Published in: 2008
Hugh MacArthur and Orit Gadiesh, at Bain & Company, shows six techniques that owners and business leaders can apply to increase the value of their companies. These are: (1) defining the company’s full potential, (2) developing a change plan, (3) putting the plan to work, (4) using existing talent, (5) equity should be sweating and (6) creating a results-oriented culture.
OK IS NOT GOOD ENOUGH. MacArthur and Gadiesh say that many companies suffer from “satisfactory underperformance”. Where the result is completely okay and the owners as well as management are satisfied. But performing below capacity is not okay; shareholders receive less return from their investment, the company receives a lower value than possible and the management as well as employees receive lower remuneration than is possible. It is the management’s most important task to increase the value of the company.
DEFINE THE COMPANY’s FULL POTENTIAL. To increase profits and stock market valuation, a leader must make strategic choices based on a clear picture of the company’s full potential. To do that, you have to start by building an objective fact base. To analyze demand, customers, competition, environmental trends and map how the company actually makes money. With that, you can determine the company’s true potential and based on that, initiate a few, usually 3-5, key initiatives to take the company there. No company can succeed when it divides its resources among too many initiatives.
DEVELOP A PLAN OR CHANGE. Management develops a plan for how the core initiatives will be implemented. The plan for change must be clear and feasible with emphasis on measurable measures. The plan should describe the whole process from start to end. Thereafter, the organization is shaped according to the plan and the execution is carefully monitored through set measurement values. The private equity companies then design incentive programs to get the management to think and act as owners. Often there is great inherent talent already in the organization, which is simply not motivated in the right way or given the right chances before. In addition, it is of great importance to put together an appropriate board.
EQUITY SHOULD BE SWEATING. To maximize a company’s potential, owners as well as management must be comfortable with financial leverage. This requires management to manage working capital aggressively and to have high discipline regarding investments. Assets or divisions that cannot deliver good returns should be sold or shut down. Free capital is then redistributed to more productive areas of use.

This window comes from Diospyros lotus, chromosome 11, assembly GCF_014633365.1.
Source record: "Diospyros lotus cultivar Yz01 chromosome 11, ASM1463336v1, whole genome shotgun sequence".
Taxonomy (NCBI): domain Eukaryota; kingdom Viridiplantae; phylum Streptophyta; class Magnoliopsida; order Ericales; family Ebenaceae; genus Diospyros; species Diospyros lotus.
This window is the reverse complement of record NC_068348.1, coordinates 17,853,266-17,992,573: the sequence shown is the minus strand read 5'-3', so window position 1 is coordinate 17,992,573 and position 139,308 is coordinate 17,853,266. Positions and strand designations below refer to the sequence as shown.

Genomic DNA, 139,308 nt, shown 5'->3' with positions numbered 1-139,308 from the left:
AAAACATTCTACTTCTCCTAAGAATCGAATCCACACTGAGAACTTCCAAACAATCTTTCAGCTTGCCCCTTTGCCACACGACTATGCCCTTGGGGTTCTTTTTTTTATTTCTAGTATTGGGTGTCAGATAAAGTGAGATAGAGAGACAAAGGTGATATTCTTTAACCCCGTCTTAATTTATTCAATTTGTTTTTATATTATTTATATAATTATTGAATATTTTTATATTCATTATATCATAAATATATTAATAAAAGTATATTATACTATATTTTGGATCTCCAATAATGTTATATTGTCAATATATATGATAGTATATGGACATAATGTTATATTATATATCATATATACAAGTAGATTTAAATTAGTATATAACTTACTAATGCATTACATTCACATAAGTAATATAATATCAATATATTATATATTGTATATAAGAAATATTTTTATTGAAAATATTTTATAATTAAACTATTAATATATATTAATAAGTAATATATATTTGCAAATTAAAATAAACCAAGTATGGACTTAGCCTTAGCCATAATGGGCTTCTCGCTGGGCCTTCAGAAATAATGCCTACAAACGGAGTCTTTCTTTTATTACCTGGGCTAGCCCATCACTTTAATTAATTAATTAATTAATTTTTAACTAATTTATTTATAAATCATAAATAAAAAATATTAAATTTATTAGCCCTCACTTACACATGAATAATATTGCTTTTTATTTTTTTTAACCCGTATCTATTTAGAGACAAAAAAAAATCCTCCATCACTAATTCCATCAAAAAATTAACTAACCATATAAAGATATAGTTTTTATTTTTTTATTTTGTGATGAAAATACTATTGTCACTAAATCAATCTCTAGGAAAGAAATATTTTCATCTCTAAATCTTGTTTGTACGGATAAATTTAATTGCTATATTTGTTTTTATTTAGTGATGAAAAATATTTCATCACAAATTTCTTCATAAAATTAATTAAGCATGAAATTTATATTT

GEAR UP TO STRENGTHEN THE CASH FLOW. A higher debt / equity ratio helps to strengthen management’s focus and ensures that they see money as a scarce resource. If a typical PE company needs $100 for growth, they often finance the sum with $70 of debt and $30 of equity. Then they focus on cash generation, which they can use to either pay off the debt or invest in additional cash-generating projects.
CREATE A RESULT ORIENTED CULTURE. The goal is to create a result oriented and long-term oriented culture. Think out methods that prevent the management from going back to old ruts once they have reached the finish line. A high level of indebtedness also makes it difficult for management to become comfortable and relax.
FOCUS ON EBITDA. PE companies generally use EBITDA as a measure of cash flow. EBITDA will cover debt amortization and interest payments, working capital requirements for growth and investments for maintenance as well as growth. Say a company has $125 in EBITDA of which $50 is used for amortization and interest. Let’s further assume that working capital as a percentage of sales is 30% and that next year’s sales growth budget is $100. The growth thus requires an additional $30 in working capital. Then say the capex need is $10. In total, this business requires an additional $ 90 and has $ 125 in EBITDA to finance this with.
WORKING CAPITAL IS EASIEST TO MANAGE. The bank decides on the interest cost and the amortization rate. The nature of the business controls capex levels – it is possible to hold back for a year, but if you neglect the maintenance, reality will quickly catch up. However, management has control over, and may in the short-term influence, the business’s working capital needs. Working capital can – if managed efficiently – decrease without impairing operations. Say that the working capital requirement in the example above could be reduced to 20% of sales through better inventory management, receivables and accounts payable. That savings would increase cash generation from $35 to $45, equivalent to 29%, simply by changing internal procedures.